We do have a cast iron bread pot, but by the time you have set up camp and got supper ready the last thing you feel like doing is kneading bread and leaving to rise etc.  I always have these grand ideas to make bread everyday and pre kids I did it quite a lot on our trips.  But the reality with kids and camping make it seriously unlikely.  My time is now spent finding toys left in cliff holes or rounding up kids from chasing the locals goats up the mountain or stopping them from scorpion hunting without gloves..  The glamorous life of parenting!

Yet again my friend Elaine came to my rescue!  She gave me the amazing beer bread recipe.  I was moaning about the limited option while chatting through logistics on one of our sanity cycles (she is my cycling partner, so many hours are spent together on our bikes).  She then said her family had a recipe, one of those passed down from the grandmother to mother, where you make a semi flat soda bread in the pan and it all mixes together in one bowl and no rising and kneading needed.  I begged and pleaded and promised lots of chocolate in repayment for the recipe.  Woohoo!

So I tried it on our recent trip to the Richtersveld and it was amazing…well the third attempt was.  In typical me fashion I didn’t read the recipe properly.  I was so eager I scanned over it and assumed by the name that baking soda was used….a whole whopping two teaspoons!  The first ‘loaf’ looked amazing and I thought it smelt a little strong, but without trying it I promptly made a second (we were having bacon and eggs for breakfast).  My husband sneaked past and nabbed a piece…and promptly nearly threw up.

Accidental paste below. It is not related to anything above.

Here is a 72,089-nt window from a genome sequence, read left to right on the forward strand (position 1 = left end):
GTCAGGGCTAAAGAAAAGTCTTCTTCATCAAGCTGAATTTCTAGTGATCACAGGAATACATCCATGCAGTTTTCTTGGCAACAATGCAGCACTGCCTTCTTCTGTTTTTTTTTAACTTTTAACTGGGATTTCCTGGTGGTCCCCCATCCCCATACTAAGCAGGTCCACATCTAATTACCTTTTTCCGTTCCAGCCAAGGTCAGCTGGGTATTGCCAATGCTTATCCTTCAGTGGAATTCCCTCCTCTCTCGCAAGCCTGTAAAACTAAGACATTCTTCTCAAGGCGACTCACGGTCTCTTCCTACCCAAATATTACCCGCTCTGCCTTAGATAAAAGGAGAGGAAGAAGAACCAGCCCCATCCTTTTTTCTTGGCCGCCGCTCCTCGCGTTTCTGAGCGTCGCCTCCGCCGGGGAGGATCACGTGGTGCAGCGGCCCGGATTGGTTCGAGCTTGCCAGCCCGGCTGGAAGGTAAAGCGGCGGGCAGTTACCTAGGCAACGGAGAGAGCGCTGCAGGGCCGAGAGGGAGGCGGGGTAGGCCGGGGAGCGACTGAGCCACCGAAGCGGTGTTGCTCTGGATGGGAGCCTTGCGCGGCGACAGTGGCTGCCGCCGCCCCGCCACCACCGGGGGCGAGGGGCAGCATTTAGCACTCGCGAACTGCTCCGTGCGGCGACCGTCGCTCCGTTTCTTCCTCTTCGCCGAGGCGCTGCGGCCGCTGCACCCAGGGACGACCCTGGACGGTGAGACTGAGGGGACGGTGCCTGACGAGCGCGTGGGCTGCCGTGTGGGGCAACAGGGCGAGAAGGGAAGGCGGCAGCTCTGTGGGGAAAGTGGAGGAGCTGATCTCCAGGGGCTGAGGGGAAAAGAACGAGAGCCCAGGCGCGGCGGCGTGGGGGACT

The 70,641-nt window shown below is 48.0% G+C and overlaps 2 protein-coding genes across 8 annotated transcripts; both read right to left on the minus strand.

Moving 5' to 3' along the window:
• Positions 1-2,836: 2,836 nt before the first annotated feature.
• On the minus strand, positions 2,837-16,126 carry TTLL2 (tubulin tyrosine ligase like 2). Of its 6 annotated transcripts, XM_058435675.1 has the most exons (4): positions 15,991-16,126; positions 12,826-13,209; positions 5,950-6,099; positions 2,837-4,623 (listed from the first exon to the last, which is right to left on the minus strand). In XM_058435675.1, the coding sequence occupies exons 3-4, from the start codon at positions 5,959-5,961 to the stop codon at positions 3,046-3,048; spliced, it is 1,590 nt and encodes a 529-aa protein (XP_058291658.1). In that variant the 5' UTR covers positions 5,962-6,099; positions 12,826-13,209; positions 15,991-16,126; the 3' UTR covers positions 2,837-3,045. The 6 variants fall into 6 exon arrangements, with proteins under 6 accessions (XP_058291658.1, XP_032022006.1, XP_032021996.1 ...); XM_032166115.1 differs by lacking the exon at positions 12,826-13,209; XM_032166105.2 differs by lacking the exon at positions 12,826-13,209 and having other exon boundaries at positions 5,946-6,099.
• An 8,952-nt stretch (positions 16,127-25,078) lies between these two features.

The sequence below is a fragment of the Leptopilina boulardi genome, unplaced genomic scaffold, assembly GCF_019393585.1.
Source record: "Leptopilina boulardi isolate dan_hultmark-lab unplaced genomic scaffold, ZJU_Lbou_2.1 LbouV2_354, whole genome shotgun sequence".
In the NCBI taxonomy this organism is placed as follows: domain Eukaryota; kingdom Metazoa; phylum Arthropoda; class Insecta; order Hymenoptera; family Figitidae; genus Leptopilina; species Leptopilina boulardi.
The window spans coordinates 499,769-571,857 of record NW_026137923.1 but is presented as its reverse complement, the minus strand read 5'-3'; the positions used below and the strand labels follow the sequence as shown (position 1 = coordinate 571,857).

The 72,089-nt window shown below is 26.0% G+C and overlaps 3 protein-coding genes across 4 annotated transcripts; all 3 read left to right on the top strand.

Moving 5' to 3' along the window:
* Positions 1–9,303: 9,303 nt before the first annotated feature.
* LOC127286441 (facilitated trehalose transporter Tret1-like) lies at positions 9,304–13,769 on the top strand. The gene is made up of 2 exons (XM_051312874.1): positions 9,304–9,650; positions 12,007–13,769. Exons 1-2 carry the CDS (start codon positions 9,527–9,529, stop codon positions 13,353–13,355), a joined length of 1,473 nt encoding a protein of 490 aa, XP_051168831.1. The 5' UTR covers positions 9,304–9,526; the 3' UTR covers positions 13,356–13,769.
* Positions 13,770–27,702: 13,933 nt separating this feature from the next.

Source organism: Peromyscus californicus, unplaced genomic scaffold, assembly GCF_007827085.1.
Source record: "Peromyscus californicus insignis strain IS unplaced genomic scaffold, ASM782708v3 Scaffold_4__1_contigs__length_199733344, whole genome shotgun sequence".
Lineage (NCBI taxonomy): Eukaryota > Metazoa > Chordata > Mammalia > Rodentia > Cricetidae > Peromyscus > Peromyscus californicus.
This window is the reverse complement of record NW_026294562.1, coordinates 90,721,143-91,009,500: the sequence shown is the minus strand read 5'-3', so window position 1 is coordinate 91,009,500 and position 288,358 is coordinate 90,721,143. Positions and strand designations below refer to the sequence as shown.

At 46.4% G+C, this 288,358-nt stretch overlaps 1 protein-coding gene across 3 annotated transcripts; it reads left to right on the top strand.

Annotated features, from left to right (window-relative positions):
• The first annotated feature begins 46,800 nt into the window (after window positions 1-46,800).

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It tasted disgusting!!!!!  I re read the recipe and suddenly realized it was baking powder and not baking soda.  Stupid name!!!!  It was also a weird yellow color when done with the baking soda but I had ignored that as well.

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Anyway, attempt 3 and 4 worked out a dream and what a brilliant, quick and tasty bread.  I made it a few times on our recent Richtersveld holiday.  So without much ado, here is the recipe:

INGREDIENTS

2 Cups Flour

2 tsp Baking POWDER

pinch of salt

(mix dry ingredients through with a fork)

270ml warm milk

(will flop if milk isn’t warm)

METHOD TO MAKE

Put all dry ingredients in, run a fork through and add the warm milk.

Mix together using a spoon.

I used a 25cm pan and I lightly olive oiled it but you can use butter too.  We just didn’t have much for our trip.

Pour batter into pan.  It will sort of lump in the middle.  I then dusted my hands in flour and could then spread it out on the pan with my fingers.  You sort of work it outwards.  Put over a medium to low heat and cover and leave.  When the sides start to look more ‘cooked and firm’ and you can get a spatula under, then flip.  Roughly 5mins a side….very roughly as I never timed it.

Then slice horizontally and eat warm with whatever you have available or wrap in tinfoil and keep for lunch.

I made 2 ‘loaves’ and they comfortably served 4 adults and 5 kids.  You cut the loaf into 4 triangles and then in half horizontally.  You then get 8 ‘slices’ per loaf.

As I said before, it’s the small things that make trips to remote areas heaven 🙂

 

It’s the Little Things that count

Just because you’re in the middle of nowhere doesn’t mean you have to suffer.  I have come to realize that when you are out in these remote amazing places it is the little things which just ‘make it’.

 

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Finding a small shop in the middle of nowhere and getting some ‘luxuries’.  Below is a picture of the shop….we nearly missed it

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So here are some of my non negotiables to making all things good while camping:

  • Good coffee – thank God for aeropress